The transmission of bloodborne pathogens from one person to another occurs through the transfer of infected body fluids.
Common body fluids which can transmit pathogens include:
Semen and vaginal secretions can transmit bloodborne pathogens, but only during sexual contact.
Wearing disposable gloves can help protect you from accidental exposure to bloodborne pathogens.
Some body fluids have no documented risk of transmitting pathogens, including:
Although the risk of contracting a pathogen from these bodily fluids might be low, you may not always be able to tell which fluids you are handling, or whether an injury has mixed them with blood.
For example, a severe abdominal injury could cause blood to be present in urine or feces. Therefore, it is best to protect yourself from ALL bodily fluids.
Non-occupational bloodborne pathogens are most commonly transmitted through:
Occupational bloodborne pathogens are most commonly transmitted through:
It's important to remember the hepatitis B virus can remain infectious outside of the body for up to 7 days. For this reason, it is essential that cleanup and decontamination of contaminated objects and surfaces be performed as soon as possible. This will reduce the risk of indirect contact resulting in a bloodborne exposure incident.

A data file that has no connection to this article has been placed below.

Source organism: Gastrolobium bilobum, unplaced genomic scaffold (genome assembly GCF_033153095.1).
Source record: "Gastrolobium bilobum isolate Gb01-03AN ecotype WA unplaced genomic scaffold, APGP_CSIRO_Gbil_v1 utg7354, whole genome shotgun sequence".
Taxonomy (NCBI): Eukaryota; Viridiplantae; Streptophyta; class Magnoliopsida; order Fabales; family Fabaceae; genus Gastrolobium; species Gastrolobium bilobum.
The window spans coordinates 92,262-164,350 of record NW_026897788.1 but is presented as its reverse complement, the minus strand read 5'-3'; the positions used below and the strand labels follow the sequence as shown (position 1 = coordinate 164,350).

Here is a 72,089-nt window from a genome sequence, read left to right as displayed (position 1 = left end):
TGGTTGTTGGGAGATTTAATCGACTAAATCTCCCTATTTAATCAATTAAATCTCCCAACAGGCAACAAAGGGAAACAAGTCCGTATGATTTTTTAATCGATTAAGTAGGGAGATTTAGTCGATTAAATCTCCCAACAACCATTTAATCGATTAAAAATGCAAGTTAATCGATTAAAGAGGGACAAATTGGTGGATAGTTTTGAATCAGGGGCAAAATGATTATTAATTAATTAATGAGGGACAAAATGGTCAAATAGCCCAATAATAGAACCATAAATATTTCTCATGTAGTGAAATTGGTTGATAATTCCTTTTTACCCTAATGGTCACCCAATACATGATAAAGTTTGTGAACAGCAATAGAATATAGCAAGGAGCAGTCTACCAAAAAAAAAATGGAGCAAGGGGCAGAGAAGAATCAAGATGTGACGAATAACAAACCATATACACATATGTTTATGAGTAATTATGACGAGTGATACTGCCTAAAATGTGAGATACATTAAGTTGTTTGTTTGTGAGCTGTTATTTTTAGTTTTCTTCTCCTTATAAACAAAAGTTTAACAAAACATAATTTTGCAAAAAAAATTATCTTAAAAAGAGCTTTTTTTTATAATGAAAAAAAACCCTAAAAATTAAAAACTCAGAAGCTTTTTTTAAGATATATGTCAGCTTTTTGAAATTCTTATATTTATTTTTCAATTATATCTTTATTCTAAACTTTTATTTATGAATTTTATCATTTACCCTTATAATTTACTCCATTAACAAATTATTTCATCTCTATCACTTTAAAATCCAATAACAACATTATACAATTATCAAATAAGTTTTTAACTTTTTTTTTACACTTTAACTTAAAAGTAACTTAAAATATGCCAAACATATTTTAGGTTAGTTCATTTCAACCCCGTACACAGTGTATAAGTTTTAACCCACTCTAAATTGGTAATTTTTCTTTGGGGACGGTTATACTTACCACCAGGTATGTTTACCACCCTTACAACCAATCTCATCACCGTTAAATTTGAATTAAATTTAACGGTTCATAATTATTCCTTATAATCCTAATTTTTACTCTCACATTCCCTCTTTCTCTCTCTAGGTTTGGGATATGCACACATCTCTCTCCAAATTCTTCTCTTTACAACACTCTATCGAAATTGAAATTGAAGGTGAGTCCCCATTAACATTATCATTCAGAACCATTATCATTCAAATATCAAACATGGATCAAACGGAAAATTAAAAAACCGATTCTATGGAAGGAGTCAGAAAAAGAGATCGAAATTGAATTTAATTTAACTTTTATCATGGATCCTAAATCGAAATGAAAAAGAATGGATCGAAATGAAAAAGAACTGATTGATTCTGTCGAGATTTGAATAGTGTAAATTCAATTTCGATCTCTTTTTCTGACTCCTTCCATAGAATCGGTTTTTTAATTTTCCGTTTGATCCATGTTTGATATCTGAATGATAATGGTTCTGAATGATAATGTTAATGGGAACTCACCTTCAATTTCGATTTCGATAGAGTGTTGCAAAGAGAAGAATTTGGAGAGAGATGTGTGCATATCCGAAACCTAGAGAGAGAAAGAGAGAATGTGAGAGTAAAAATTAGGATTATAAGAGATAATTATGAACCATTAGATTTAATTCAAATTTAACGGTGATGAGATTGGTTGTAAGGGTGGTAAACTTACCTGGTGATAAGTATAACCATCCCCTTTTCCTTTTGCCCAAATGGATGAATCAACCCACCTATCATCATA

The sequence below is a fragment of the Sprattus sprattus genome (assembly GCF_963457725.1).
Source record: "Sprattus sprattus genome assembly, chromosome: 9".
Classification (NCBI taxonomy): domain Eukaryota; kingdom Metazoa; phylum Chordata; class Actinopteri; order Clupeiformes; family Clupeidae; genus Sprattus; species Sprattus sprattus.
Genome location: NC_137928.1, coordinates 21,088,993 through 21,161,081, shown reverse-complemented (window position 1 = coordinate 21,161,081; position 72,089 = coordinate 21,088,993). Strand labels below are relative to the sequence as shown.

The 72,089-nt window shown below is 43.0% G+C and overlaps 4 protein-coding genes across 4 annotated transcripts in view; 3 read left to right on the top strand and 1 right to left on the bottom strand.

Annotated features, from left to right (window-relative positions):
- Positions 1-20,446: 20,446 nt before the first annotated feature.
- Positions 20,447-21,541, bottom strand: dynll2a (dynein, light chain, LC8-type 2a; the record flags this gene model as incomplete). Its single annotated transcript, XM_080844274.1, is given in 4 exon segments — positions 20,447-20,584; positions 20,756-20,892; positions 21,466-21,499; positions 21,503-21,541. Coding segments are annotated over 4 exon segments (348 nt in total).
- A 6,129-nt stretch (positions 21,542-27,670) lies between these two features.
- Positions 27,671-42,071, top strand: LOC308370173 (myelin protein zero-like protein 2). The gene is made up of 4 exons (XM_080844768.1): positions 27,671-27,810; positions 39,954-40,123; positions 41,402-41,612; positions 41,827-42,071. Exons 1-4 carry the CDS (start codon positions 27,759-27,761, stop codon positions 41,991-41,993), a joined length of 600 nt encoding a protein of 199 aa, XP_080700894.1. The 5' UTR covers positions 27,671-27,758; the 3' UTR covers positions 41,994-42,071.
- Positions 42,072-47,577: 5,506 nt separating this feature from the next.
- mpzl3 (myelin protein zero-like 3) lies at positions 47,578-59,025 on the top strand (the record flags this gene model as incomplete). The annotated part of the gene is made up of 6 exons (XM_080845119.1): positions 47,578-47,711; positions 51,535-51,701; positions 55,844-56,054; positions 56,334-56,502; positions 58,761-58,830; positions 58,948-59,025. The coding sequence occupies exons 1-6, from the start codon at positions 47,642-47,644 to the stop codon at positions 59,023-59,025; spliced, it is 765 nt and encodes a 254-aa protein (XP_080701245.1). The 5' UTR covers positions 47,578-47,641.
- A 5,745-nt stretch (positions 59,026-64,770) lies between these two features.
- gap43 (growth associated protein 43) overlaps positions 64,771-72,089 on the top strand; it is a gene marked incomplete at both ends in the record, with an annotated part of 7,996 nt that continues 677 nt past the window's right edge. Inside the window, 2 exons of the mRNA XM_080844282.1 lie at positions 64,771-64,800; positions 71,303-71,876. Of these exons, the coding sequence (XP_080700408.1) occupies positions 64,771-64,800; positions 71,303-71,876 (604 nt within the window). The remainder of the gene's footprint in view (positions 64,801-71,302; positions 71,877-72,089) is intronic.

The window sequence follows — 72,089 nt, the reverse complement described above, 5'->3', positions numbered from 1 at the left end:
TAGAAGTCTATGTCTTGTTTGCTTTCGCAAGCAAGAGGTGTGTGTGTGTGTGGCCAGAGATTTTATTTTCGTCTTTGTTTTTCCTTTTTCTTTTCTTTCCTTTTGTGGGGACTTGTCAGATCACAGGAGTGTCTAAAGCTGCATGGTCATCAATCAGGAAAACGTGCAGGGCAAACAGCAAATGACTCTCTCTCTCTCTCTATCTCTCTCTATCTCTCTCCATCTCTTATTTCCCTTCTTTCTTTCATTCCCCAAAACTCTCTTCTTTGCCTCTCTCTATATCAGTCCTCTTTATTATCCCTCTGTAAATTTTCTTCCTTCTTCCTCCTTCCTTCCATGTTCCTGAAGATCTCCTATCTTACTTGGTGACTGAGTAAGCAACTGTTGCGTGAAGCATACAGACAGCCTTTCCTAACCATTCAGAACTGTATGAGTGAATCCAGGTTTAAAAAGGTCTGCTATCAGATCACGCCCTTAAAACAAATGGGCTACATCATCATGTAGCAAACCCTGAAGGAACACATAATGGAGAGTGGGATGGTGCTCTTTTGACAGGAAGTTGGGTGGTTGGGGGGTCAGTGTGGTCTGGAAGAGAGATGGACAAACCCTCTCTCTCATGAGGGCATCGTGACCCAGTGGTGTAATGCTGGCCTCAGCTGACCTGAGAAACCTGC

Understanding how bloodborne pathogens are transmitted will help reduce your risk of exposure and infection.
Casual social contact, such as shaking hands, hugging, or sharing a telephone or tool, does not transmit bloodborne pathogens.
Direct contact with blood or other potentially infectious bodily fluid can cause an exposure incident. Indirect contact with a contaminated object, such as a countertop, bedding, or clothing, can also cause an exposure incident.
Jasmine is a daycare worker taking care of children between the ages of 6 months and 12 years. Kevin is a 3-year-old child at the daycare center and has been complaining of a stomachache. Suddenly Kevin begins to vomit unexpectedly. After Kevin's parents have been called to pick him up, Jasmine is asked to clean up the mess.
Although vomit is not documented as a risk for transmitting bloodborne pathogens, it is often impossible to determine if there is blood mixed in with the vomit. Even a very small amount of blood has the potential to transmit disease. You should always prevent contact with bodily fluids, regardless of whether blood is visible in the fluids.
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